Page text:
Cash flow v supplier credit limits

In a recent article we explained how granting lengthy credit limits to customers was as good as letting them keep your money in their bank account. In this post we describe the opposite situation, where you are granted longer terms to pay bills from

In a recent article we explained how granting lengthy credit limits to customers was as good as letting them keep your money in their bank account.

In this post we describe the opposite situation, where you are granted longer terms to pay bills from your suppliers.

If you take delivery of goods and services and are granted – say 60 days before you are required to pay for those purchases – then you have the use of the purchases for almost two months before your bank account balances are reduced.

If you can process and resell goods purchased, within the 60 days, and be paid by your customers at point of sale, then your purchase will be fully-funded – from a cash flow point of view – before you are required to pay your supplier.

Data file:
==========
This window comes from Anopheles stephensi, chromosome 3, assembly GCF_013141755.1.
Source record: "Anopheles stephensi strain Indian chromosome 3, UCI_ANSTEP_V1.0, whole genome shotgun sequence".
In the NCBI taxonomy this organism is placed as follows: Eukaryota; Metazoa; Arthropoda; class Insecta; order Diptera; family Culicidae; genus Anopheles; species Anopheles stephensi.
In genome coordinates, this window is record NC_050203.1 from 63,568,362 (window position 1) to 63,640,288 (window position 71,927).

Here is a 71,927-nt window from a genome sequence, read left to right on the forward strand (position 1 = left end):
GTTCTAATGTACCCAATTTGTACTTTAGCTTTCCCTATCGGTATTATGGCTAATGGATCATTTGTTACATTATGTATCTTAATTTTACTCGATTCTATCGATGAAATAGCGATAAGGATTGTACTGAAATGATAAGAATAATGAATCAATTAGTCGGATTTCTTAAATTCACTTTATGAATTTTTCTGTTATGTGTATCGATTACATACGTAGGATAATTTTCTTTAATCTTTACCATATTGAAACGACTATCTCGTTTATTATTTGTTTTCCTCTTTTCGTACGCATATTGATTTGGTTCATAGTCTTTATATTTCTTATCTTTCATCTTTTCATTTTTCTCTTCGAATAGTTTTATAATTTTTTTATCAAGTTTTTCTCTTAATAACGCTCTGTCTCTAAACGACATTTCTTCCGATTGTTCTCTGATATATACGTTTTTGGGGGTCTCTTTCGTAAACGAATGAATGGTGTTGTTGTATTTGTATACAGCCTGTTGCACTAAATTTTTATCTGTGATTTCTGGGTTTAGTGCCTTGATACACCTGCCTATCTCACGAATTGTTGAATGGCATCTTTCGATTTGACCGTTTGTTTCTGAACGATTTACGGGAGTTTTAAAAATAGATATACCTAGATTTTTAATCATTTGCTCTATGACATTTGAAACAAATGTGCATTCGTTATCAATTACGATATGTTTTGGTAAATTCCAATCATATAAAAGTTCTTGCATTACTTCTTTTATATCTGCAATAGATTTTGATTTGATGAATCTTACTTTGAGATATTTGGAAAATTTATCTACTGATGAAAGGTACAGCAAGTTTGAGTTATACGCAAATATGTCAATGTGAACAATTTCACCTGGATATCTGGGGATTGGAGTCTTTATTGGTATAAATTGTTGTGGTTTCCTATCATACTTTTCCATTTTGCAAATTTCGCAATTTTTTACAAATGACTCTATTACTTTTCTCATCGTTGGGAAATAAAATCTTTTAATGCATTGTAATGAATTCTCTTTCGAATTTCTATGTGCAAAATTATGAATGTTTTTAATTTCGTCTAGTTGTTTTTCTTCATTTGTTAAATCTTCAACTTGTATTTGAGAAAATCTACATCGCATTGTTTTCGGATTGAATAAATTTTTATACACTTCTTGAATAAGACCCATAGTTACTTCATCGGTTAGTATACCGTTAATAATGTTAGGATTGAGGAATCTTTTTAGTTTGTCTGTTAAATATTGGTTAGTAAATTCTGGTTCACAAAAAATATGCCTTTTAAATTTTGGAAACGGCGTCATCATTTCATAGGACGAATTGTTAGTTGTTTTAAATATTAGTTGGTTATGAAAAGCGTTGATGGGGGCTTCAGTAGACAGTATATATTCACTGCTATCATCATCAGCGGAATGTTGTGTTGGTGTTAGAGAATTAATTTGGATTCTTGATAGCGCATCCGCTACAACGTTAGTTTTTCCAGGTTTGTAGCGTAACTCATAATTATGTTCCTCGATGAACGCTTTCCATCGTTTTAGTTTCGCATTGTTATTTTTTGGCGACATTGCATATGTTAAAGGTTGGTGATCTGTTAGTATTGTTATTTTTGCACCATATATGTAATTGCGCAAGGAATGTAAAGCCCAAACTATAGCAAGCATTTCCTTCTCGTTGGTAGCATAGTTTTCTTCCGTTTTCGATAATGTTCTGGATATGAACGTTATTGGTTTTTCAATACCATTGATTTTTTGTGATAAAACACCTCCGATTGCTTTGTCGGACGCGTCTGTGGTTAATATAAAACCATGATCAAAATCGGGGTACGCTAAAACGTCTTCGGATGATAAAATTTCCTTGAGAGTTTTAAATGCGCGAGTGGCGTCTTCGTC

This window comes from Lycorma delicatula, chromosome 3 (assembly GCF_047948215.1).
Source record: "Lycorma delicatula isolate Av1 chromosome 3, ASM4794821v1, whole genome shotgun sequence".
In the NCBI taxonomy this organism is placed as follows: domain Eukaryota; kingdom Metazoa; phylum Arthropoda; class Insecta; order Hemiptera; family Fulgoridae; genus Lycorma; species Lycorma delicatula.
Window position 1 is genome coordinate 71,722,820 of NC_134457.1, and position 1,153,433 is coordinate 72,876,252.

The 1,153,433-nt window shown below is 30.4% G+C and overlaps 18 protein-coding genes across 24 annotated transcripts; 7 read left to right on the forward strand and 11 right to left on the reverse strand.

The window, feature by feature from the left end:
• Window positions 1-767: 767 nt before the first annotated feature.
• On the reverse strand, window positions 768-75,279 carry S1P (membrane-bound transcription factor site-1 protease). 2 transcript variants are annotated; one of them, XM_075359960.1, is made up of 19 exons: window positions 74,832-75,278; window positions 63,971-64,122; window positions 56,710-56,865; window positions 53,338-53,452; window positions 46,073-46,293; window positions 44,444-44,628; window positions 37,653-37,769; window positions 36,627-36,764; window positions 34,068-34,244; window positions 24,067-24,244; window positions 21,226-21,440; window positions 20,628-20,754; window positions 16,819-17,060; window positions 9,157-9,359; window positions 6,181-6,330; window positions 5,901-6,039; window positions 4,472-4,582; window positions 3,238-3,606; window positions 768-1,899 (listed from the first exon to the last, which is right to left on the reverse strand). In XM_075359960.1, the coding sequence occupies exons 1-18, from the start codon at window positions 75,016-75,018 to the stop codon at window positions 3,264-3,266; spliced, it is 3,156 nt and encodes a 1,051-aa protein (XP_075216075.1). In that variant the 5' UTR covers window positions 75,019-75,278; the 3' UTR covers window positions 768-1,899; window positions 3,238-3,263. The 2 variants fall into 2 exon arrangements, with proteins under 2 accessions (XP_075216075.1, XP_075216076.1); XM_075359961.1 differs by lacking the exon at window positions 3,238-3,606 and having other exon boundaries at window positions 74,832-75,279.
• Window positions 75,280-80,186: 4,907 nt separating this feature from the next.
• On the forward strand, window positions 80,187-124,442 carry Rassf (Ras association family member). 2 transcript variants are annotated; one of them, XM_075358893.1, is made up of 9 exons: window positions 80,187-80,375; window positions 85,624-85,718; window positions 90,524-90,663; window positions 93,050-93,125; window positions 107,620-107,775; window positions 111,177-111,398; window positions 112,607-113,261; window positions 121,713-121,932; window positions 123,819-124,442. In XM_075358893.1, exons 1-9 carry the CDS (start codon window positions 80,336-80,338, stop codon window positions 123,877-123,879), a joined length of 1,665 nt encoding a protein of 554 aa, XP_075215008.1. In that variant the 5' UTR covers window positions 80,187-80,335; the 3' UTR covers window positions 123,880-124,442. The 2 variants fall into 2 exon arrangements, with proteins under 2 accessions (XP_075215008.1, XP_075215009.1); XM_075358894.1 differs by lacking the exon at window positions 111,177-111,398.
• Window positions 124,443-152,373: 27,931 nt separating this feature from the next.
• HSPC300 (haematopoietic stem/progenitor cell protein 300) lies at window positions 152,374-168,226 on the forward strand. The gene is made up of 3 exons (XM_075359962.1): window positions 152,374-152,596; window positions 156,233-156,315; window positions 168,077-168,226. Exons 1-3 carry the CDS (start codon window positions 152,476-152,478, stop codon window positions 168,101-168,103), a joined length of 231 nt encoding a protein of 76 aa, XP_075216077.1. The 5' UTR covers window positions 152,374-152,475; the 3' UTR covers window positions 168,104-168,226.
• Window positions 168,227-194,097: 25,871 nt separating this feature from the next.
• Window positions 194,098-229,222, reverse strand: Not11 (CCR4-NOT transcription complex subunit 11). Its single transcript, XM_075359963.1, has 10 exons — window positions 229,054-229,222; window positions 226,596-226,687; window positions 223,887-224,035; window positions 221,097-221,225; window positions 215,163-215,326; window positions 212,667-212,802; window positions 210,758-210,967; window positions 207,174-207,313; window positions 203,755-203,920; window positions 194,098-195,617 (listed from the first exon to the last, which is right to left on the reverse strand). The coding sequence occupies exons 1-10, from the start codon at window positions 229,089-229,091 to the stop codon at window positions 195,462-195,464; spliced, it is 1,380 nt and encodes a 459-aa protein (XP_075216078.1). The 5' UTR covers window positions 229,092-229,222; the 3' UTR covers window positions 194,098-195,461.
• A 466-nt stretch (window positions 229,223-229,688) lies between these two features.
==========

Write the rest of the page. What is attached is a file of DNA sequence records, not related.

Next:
Obviously, many businesses are unable to sell on a COD basis (like retailers) but taking advantage of generous payment terms from your suppliers can have a positive impact for all concerns from a cash flow perspective.

Effectively, you suppliers are providing you with valuable working capital.

To make the most of this cash flow boost, reduce (when you can) the payment terms you offer your customers and take advantage of any extended payment terms on offer from suppliers.

But beware, if customers want discounts for shortening credit terms or if you lose supplier discounts for longer payment terms, then you will have to crunch the numbers to see how changing credit terms will affect your profitability as well as easing cash flow.

Source: Other Wed, 01 Nov 2023 00:00:00 +0100

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